Disclaimer: The Page 69 Test is not mine. It has been around since 2007, asking authors to compare page 69 against the meat of the actual story it is a part of. I loved the whole idea of it and so I'm stealing it specifically to showcase small press titles - novels, novellas, short story collections, the works! So until the founder of The Page 69 Test calls a cease and desist, let's do this thing....
In this installment of Page 69,
We put Dawn Hogan’s UNBROKEN BONDS to the test.
Set up page 69 for us. What are we about to read?
The year is 1956. The scene is a dorm room in a Catholic home for unwed mothers in Knoxville, Tennessee. Michelle, who has been miserably uncomfortable for weeks, has gone into labor. Knowing that the hospital wing is a scary place, run by an equally scary nun, Sister Eugenia, Michelle has convinced her roommates to help her stay with them as long as possible.
What is your book about?
UNBROKEN BONDS is the fictional tale of four teenage girls who develop a lifelong bond of friendship while they are incarcerated in the Frances Weston Home for Unwed mothers; a place where it is expected the girls surrender their newborns to sealed adoptions. The guilt, shame and secrecy of their shared history is the shaky foundation on which they rebuild their lives once they’re released from the home. As they navigate adulthood during the turbulent 1960s in the Deep South, the sisterhood between them is their strength, sanity and soft place to land. The four women support each other as they all, in their unique way, find the life she makes for herself. When tragedy strikes, they must decide to protect their buried secrets from the past or find the children they were forced to surrender.
Do you think this page gives our readers an accurate sense of what the book is about? Does it align itself with the book’s overall theme?
I think it does. Even though Michelle is not one of the characters who carries throughout the story, the shared experience of being ostracized for being a pregnant teenager, is the beginning of the bond for the four main characters. Michelle’s being in labor is something they will each go through on their own. It’s a frightening prospect. There is breaking of the rules in honor of friendship, a recurrent theme, forbidden as well, was divulging one’s true identity and remaining friends outside the home.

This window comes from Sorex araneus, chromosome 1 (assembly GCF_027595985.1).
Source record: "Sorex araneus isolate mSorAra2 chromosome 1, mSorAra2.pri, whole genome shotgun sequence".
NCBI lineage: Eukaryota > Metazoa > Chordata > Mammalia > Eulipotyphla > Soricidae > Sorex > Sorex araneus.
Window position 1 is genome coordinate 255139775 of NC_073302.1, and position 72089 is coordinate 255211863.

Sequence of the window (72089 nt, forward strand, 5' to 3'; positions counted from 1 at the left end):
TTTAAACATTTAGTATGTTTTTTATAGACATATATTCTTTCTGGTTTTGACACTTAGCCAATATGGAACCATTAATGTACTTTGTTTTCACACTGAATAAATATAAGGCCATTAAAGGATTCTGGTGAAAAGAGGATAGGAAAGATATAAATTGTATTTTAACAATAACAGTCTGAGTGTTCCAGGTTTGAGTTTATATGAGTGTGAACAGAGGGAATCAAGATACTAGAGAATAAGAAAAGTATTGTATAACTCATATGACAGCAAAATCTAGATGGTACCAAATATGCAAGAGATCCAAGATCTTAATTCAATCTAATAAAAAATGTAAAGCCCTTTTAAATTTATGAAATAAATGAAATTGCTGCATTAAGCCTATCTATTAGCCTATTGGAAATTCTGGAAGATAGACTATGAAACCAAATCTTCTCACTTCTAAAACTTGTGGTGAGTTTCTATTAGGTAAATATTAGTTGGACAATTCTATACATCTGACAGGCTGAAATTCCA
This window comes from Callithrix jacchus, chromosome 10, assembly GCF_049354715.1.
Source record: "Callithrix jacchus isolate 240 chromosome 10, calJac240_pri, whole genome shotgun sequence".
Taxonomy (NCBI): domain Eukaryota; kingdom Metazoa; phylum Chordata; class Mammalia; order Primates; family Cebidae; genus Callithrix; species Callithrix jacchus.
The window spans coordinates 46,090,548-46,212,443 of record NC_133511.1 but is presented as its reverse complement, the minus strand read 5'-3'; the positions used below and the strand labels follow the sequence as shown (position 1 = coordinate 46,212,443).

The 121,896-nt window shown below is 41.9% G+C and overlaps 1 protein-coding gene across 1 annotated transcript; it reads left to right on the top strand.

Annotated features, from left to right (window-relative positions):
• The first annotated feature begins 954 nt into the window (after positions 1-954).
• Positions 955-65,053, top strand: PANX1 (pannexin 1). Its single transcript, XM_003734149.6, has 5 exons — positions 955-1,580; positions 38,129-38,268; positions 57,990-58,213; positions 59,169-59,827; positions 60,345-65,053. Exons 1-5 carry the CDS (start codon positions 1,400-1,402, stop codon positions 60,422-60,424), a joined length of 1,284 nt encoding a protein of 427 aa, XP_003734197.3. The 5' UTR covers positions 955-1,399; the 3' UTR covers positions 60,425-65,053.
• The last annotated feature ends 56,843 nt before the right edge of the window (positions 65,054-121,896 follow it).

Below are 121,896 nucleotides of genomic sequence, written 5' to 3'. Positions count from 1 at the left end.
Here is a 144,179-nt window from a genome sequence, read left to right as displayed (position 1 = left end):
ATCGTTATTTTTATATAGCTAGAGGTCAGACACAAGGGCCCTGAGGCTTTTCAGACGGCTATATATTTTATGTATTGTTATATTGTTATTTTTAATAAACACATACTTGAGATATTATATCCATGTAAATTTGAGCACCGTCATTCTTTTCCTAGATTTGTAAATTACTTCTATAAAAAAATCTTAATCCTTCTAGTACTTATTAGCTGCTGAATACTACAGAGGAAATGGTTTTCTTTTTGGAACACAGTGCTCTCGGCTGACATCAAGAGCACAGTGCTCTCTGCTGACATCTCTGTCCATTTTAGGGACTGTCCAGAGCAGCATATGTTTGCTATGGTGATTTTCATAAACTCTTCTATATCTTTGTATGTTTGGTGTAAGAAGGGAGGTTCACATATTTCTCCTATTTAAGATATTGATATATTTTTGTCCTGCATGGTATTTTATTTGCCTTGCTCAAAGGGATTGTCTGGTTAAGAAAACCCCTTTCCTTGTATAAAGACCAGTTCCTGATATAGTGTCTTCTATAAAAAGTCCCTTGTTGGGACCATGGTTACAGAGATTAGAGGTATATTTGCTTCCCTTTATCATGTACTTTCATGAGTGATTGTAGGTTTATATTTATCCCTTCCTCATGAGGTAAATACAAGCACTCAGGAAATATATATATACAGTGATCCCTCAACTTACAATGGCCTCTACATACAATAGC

wing, I’ll be all alone. Please don’t get Sister Eugenia, I wanna stay here as long as I can,” she begged.
“It’s okay. No one’s gonna get her unless you tell us to.” Jessie stroked Michelle’s hair.
“Do you want anythin’, some water, or a wet towel for your forehead? Gosh, I feel like we should boil water, like they do in the movies,” Rachel nervouslyrambled.
Michelle laughingly chided, “Rachel, you’re such a ditz, but I love ya for it.” The other girls chuckled as Rachel blushed and shrugged.
Timing the contractions, they determined they were ten minutes apart. AsMichelle writhed again, Joanna soothed her. “Don’t tighten up. Try torelax; it won’t hurt as bad. Here, look at me and breathe like this.” Joanna showedher slow, even breaths, stroking her arm. Michelle released the tension in her body and followed Joanna.
When it ended, Michelle asked, amazed, “That helped. How’d ya know what to do?”
“My mama told me,” Joanna answered. “All five of us were born at home on my granny’s farm. I was with her for the last three.”
For the next few hours, Jessie, Joanna, and Rachel tried to make Michelle as comfortable as possible while Missy sat cross-legged on her bed, silently observing. When Michelle complained her back ached, Jessie massaged it for her and Joanna helped her breathe with each contraction. Rachel finally ran to the bathroom for a cold rag to dab the sweat from her forehead. They lost track of time, until Sister Bridget came in to announce lights-out. Immediately the nun started asking questions.
“Her contractions are eight minutes apart,” Joanna answered. Michelle begged Bridget to let her stay in the dorm room awhile longer. Following a brief exam to gauge Michelle’s dilation, she reluctantly decided to let her remain with her friends for the present.
“You’re only halfway,” Sister Bridget informed them. “We’ll have to turn off the lights or Mrs. Fitch will be in here to investigate. Missy, let me borrow your flashlight.”
With the lights out, the girls focused their moral support on Michelle, each cognizant that a similar fate would find her. They passed the time with whispered stories about their families or boyfriends. Hours later, Missy lay sound asleep in
Dawn Hogan majored in English at the University of Alabama in Huntsville. She’s the mother of four grown children and grandmother to two. She is a full-time author and lives in Huntsville, Alabama with her husband. Dawn would be thrilled to join your book club for the discussion of her debut novel UNBROKEN BONDS. You can contact her at email@example.com Check out DWHogan.com for more information. You can follow her on Facebook D.W. Hogan author and on Instagram dawnhoganauthor.